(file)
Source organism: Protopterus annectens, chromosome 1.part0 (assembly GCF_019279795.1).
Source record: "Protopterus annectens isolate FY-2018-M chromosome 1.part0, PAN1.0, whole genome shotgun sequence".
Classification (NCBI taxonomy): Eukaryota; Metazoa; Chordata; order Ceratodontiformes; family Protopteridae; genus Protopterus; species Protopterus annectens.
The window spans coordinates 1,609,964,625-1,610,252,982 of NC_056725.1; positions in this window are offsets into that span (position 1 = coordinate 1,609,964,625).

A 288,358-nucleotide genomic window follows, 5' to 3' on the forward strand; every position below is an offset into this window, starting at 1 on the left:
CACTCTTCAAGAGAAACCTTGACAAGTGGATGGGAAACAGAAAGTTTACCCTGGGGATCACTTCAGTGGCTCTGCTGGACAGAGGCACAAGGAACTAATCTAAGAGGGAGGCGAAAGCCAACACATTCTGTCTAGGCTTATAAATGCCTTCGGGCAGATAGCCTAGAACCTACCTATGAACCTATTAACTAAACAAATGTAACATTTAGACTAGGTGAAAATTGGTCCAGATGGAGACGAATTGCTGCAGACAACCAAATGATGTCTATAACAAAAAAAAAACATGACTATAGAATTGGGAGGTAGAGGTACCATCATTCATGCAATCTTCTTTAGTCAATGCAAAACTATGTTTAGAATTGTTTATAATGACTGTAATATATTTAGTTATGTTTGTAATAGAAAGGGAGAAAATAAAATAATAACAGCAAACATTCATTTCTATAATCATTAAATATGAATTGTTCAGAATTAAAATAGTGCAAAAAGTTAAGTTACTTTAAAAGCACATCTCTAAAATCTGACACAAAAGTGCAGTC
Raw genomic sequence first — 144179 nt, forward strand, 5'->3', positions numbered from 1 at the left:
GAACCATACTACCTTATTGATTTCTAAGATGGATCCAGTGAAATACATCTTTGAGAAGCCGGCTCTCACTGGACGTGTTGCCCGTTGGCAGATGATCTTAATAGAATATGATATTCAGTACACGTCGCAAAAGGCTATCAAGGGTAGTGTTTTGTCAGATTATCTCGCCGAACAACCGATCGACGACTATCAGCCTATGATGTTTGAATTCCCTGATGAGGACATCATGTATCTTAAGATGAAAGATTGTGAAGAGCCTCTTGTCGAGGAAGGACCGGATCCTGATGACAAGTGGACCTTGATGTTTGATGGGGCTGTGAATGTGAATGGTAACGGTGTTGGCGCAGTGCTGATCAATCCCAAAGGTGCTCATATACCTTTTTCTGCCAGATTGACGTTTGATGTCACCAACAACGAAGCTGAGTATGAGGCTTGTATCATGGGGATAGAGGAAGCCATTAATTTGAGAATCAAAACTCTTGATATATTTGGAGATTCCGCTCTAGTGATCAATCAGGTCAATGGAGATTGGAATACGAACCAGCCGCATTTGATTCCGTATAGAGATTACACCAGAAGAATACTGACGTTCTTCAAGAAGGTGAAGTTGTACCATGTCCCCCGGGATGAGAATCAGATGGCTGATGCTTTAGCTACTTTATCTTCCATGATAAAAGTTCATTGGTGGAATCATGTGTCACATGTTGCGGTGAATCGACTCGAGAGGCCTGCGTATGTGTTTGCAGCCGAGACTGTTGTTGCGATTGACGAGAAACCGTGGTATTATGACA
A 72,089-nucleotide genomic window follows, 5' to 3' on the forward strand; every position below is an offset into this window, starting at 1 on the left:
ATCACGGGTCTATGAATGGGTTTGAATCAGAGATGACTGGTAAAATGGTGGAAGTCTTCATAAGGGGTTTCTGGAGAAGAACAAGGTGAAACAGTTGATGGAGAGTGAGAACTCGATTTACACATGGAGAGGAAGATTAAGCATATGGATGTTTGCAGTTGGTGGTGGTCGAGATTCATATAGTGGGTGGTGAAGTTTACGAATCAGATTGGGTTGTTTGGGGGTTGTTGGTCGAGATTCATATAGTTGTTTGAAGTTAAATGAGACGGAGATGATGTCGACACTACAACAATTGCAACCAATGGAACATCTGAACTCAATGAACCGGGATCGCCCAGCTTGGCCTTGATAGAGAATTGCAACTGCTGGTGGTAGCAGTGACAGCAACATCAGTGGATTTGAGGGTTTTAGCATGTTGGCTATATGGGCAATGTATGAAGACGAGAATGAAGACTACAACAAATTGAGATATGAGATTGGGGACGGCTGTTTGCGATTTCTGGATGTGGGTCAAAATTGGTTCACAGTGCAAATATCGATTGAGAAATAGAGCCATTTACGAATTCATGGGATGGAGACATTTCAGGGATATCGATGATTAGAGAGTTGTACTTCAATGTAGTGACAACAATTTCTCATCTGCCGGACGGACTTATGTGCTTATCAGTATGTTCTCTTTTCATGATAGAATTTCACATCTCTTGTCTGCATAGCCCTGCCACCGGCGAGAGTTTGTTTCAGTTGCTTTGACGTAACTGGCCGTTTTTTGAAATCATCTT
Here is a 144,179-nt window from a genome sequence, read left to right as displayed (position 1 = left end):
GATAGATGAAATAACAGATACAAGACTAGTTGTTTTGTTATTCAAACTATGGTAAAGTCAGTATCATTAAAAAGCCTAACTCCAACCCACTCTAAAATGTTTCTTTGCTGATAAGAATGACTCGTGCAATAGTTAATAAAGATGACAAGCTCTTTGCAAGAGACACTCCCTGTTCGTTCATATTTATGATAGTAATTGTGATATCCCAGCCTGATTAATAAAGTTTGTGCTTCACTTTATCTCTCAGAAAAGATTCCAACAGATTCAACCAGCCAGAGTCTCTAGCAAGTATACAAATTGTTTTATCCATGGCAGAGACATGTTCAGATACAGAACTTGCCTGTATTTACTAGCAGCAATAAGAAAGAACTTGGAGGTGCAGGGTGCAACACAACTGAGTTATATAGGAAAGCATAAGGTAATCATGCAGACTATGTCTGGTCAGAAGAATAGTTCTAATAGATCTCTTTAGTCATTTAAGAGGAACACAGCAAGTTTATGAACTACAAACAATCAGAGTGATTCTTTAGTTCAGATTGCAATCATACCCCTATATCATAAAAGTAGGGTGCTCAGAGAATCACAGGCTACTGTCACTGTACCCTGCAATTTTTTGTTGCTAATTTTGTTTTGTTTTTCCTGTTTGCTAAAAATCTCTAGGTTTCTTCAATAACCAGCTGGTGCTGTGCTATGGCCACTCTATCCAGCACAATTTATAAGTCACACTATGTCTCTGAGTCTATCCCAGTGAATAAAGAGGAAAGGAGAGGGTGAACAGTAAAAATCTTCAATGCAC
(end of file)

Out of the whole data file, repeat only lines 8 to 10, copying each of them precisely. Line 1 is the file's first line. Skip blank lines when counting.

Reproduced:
GAACCATACTACCTTATTGATTTCTAAGATGGATCCAGTGAAATACATCTTTGAGAAGCCGGCTCTCACTGGACGTGTTGCCCGTTGGCAGATGATCTTAATAGAATATGATATTCAGTACACGTCGCAAAAGGCTATCAAGGGTAGTGTTTTGTCAGATTATCTCGCCGAACAACCGATCGACGACTATCAGCCTATGATGTTTGAATTCCCTGATGAGGACATCATGTATCTTAAGATGAAAGATTGTGAAGAGCCTCTTGTCGAGGAAGGACCGGATCCTGATGACAAGTGGACCTTGATGTTTGATGGGGCTGTGAATGTGAATGGTAACGGTGTTGGCGCAGTGCTGATCAATCCCAAAGGTGCTCATATACCTTTTTCTGCCAGATTGACGTTTGATGTCACCAACAACGAAGCTGAGTATGAGGCTTGTATCATGGGGATAGAGGAAGCCATTAATTTGAGAATCAAAACTCTTGATATATTTGGAGATTCCGCTCTAGTGATCAATCAGGTCAATGGAGATTGGAATACGAACCAGCCGCATTTGATTCCGTATAGAGATTACACCAGAAGAATACTGACGTTCTTCAAGAAGGTGAAGTTGTACCATGTCCCCCGGGATGAGAATCAGATGGCTGATGCTTTAGCTACTTTATCTTCCATGATAAAAGTTCATTGGTGGAATCATGTGTCACATGTTGCGGTGAATCGACTCGAGAGGCCTGCGTATGTGTTTGCAGCCGAGACTGTTGTTGCGATTGACGAGAAACCGTGGTATTATGACA
A 72,089-nucleotide genomic window follows, 5' to 3' on the forward strand; every position below is an offset into this window, starting at 1 on the left:
ATCACGGGTCTATGAATGGGTTTGAATCAGAGATGACTGGTAAAATGGTGGAAGTCTTCATAAGGGGTTTCTGGAGAAGAACAAGGTGAAACAGTTGATGGAGAGTGAGAACTCGATTTACACATGGAGAGGAAGATTAAGCATATGGATGTTTGCAGTTGGTGGTGGTCGAGATTCATATAGTGGGTGGTGAAGTTTACGAATCAGATTGGGTTGTTTGGGGGTTGTTGGTCGAGATTCATATAGTTGTTTGAAGTTAAATGAGACGGAGATGATGTCGACACTACAACAATTGCAACCAATGGAACATCTGAACTCAATGAACCGGGATCGCCCAGCTTGGCCTTGATAGAGAATTGCAACTGCTGGTGGTAGCAGTGACAGCAACATCAGTGGATTTGAGGGTTTTAGCATGTTGGCTATATGGGCAATGTATGAAGACGAGAATGAAGACTACAACAAATTGAGATATGAGATTGGGGACGGCTGTTTGCGATTTCTGGATGTGGGTCAAAATTGGTTCACAGTGCAAATATCGATTGAGAAATAGAGCCATTTACGAATTCATGGGATGGAGACATTTCAGGGATATCGATGATTAGAGAGTTGTACTTCAATGTAGTGACAACAATTTCTCATCTGCCGGACGGACTTATGTGCTTATCAGTATGTTCTCTTTTCATGATAGAATTTCACATCTCTTGTCTGCATAGCCCTGCCACCGGCGAGAGTTTGTTTCAGTTGCTTTGACGTAACTGGCCGTTTTTTGAAATCATCTT